Day in the Sun

In his remarks, Dean Harry Katz tells ILR's newest alums that they have a "responsibility to help find solutions to economic and social troubles."
ILR Class of 2010 graduates receive degrees
Wednesday, June 2, 2010

Blue skies, just enough breeze to billow a graduation gown, temperatures in the 80s -- spectacular weather wrapped Cornell commencement and ILR's diploma ceremony Sunday.

From packed stands rising above Schoellkopf Field, families beckoned via cell phones to their graduates on the turf.

"I'm unfolding a red and white umbrella," said a man in an effort to visually signal a graduate several hundred yards below.

Later, in the cool of Lynah Rink, ILR's Class of 2010 gathered in its entirety for the final time.

The school's diploma presentation ceremony began with an address from Katz, the Kenneth F. Kahn Dean and Jack Sheinkman Professor.

Family was a theme in Katz's speech. "You will find that the pressures of work, the demands of your immediate family life, and globalization will test your ability to stay connected to your family."

More than 300 ILR diplomas were awarded Sunday.

Behind every one, there are stories.

Here is a sampling:

Kelly Saeli landed at ILR in the fall of 2008 after earning an associate’s degree at Tompkins Cortland Community College.

She enrolled at ILR while her husband, James Saeli, continued at Cornell Law School.

This spring, their son, Jake, now five, welcomed a sister into the family. Emma Grace was born April 30. Weeks later, their father received his law degree and their mother received her ILR degree.

This summer, James takes the bar exam and the family moves to New York City.

A balanced marital partnership enables the compressed time line, Kelly said. "It absolutely has to be 50-50."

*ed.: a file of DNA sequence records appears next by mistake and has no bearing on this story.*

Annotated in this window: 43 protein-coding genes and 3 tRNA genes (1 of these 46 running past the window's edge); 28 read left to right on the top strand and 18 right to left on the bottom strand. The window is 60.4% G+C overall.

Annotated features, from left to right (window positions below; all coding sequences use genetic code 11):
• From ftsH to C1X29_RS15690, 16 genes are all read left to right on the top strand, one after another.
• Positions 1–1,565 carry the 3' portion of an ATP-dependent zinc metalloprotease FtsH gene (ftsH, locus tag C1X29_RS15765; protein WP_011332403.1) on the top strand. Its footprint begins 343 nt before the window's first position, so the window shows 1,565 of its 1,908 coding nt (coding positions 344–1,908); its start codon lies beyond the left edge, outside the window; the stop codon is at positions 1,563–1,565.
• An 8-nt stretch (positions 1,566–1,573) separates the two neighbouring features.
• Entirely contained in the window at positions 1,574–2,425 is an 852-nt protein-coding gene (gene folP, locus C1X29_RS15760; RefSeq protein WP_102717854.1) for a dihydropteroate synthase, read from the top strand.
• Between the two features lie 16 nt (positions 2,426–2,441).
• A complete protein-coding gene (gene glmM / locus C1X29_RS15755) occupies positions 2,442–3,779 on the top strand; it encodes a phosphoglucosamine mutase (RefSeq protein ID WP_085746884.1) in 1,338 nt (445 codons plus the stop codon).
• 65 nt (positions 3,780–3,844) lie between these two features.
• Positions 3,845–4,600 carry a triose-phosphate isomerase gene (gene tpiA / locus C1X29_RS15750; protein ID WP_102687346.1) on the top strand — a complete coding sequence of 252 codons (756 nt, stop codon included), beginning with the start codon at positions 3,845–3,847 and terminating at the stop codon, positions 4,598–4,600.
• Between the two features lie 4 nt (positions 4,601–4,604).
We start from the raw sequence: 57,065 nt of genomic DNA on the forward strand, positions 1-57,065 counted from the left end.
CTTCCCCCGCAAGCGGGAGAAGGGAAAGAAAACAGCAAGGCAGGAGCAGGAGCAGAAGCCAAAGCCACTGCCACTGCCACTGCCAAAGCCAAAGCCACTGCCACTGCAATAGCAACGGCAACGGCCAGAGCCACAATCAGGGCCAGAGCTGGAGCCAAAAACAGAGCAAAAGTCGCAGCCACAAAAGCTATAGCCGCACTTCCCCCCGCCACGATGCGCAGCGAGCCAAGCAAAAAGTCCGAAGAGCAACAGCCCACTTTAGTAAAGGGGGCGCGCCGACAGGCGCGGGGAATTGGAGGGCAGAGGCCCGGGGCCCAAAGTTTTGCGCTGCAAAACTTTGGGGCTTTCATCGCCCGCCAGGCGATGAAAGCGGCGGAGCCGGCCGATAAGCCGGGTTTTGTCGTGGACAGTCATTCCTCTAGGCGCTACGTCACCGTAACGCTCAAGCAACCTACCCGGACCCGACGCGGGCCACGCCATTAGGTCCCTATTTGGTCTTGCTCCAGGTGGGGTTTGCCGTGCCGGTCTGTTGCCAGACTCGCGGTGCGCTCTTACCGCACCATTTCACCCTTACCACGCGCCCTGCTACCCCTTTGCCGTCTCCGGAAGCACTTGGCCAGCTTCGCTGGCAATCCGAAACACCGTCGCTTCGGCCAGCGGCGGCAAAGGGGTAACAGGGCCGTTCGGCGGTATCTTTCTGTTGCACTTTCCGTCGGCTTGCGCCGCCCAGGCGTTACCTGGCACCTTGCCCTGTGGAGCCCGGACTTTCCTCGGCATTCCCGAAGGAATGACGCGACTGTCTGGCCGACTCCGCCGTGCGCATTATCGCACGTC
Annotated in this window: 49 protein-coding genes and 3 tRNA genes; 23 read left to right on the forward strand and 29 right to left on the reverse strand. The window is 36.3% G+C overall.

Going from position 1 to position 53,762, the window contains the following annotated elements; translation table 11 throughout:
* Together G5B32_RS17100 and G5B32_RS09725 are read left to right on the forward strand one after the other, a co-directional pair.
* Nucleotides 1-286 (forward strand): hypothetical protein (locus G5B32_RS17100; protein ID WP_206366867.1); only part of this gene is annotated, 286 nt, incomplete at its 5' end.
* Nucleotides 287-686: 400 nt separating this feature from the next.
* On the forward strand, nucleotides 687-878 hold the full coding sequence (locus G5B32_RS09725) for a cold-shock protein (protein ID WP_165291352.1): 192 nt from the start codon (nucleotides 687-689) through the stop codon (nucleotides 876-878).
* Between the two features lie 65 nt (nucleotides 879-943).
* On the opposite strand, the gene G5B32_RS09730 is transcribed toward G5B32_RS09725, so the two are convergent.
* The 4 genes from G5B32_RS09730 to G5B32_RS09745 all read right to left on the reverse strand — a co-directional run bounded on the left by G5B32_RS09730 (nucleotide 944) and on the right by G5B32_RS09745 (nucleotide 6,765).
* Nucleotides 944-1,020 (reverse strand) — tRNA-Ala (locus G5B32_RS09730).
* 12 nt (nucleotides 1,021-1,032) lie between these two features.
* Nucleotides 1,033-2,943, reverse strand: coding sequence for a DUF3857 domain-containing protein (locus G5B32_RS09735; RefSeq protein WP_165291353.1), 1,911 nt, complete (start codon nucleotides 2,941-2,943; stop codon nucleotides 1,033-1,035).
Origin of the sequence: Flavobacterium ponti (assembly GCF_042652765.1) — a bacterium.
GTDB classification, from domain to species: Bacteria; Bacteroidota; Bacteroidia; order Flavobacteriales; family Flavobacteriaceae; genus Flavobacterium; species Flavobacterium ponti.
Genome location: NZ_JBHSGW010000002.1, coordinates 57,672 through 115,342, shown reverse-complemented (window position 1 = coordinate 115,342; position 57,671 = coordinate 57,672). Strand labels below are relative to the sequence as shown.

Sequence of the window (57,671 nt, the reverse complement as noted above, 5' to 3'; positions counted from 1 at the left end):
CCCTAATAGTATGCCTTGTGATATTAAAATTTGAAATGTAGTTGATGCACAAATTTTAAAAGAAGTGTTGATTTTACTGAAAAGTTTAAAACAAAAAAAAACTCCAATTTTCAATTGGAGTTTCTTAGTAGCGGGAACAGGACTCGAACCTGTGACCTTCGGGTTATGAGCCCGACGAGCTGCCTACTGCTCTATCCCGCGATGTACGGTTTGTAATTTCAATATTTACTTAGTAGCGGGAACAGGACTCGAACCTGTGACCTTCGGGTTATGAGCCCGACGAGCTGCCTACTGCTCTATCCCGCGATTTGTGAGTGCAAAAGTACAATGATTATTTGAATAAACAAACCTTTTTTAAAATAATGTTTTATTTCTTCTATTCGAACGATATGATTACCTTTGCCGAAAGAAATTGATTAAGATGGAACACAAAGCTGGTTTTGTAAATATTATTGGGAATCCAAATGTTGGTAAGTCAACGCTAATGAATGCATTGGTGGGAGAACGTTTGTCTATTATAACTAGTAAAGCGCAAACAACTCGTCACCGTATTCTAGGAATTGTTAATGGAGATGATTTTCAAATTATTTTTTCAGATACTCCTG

"And, my baby girl sleeps for a five-hour clip," she said, cheerfully in pace with a lifestyle many individuals would find exhausting.

"I'm okay, actually," she smiled. "I'm okay."

Civil engineer John "Jack" Hagen, Jr., is director of construction for the State University Construction Fund.

For decades, he has wanted to earn a master's degree. On Sunday, he collected his Masters of Professional Studies.

It took two years of weekend commuting by train and car from Albany to ILR's part-time degree program in Manhattan.

"Compared to flying JetBlue 3,000 miles, it was nothing," he laughed, referring to his classmate, Melinda White. She commuted from California to New York for the program.

Hagen, White and Leslie Granston, also a 2010 Masters of Professional Studies graduate, participated in university and ILR ceremonies on campus.  

Robin Seegers of Dearborn, Mich., transferred to ILR from Case Western Reserve University and will go to work for the Service Employees International Union.

ILR's small class sizes, an internship in Washington, D.C., and a close group of fellow transfer students helped make her Cornell years successful, she said.

"It's been a great mix."   

Ashley Louise and Heather Levy met at Cornell Days the spring before their ILR freshman year and have been pals ever since, despite pursing different ILR and career goals.

They call theirs "a labor-management friendship." Louise is headed to a job with the New York Hotel Trades Council. Levy is off to Deloitte Human Capital.

Their common ground -- shared values -- transcends their differences, Louise said.

There have been no fights, laughed Levy, "beyond the bathroom" they shared this year as Collegetown roommates.

Louise is such a good friend she set her alarm clock for 5 a.m. the day before graduation "so that she could say 'good luck' to me," Levy said, as she departed for an early morning meeting as senior convocation chairperson.

Froilan Malit, highlighted in Cornell President David J. Skorton's commencement speech at Schoellkopf Field, learned English as a California community college student several years ago.

He grew up in the Philippines, where he picked flowers to make money.

"I'm still shocked that I'm here, that I'm graduating," Malit said Sunday as students lined up in the Arts and Sciences Quadrangle before going to the stadium for commencement.

"I'm really happy."

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